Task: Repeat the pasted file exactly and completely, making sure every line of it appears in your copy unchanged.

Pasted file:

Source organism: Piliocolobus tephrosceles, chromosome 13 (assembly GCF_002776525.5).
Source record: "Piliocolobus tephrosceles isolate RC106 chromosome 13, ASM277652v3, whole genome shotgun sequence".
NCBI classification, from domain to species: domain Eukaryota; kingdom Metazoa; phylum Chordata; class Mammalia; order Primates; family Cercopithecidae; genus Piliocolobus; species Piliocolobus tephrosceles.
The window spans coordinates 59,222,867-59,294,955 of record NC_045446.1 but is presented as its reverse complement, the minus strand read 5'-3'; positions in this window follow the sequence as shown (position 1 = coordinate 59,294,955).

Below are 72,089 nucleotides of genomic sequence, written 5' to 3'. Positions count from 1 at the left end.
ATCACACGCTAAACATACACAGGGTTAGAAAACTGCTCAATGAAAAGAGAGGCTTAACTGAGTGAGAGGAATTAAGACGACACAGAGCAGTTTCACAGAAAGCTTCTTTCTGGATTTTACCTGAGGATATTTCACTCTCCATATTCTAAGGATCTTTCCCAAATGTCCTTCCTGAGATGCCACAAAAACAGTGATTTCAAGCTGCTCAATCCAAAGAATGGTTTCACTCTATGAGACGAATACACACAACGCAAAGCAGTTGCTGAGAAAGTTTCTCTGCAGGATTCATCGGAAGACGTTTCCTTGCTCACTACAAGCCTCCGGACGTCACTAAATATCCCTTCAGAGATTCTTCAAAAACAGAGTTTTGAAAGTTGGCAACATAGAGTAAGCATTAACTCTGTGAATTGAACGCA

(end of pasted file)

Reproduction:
Source organism: Piliocolobus tephrosceles, chromosome 13 (assembly GCF_002776525.5).
Source record: "Piliocolobus tephrosceles isolate RC106 chromosome 13, ASM277652v3, whole genome shotgun sequence".
NCBI classification, from domain to species: domain Eukaryota; kingdom Metazoa; phylum Chordata; class Mammalia; order Primates; family Cercopithecidae; genus Piliocolobus; species Piliocolobus tephrosceles.
The window spans coordinates 59,222,867-59,294,955 of record NC_045446.1 but is presented as its reverse complement, the minus strand read 5'-3'; positions in this window follow the sequence as shown (position 1 = coordinate 59,294,955).

Below are 72,089 nucleotides of genomic sequence, written 5' to 3'. Positions count from 1 at the left end.
ATCACACGCTAAACATACACAGGGTTAGAAAACTGCTCAATGAAAAGAGAGGCTTAACTGAGTGAGAGGAATTAAGACGACACAGAGCAGTTTCACAGAAAGCTTCTTTCTGGATTTTACCTGAGGATATTTCACTCTCCATATTCTAAGGATCTTTCCCAAATGTCCTTCCTGAGATGCCACAAAAACAGTGATTTCAAGCTGCTCAATCCAAAGAATGGTTTCACTCTATGAGACGAATACACACAACGCAAAGCAGTTGCTGAGAAAGTTTCTCTGCAGGATTCATCGGAAGACGTTTCCTTGCTCACTACAAGCCTCCGGACGTCACTAAATATCCCTTCAGAGATTCTTCAAAAACAGAGTTTTGAAAGTTGGCAACATAGAGTAAGCATTAACTCTGTGAATTGAACGCA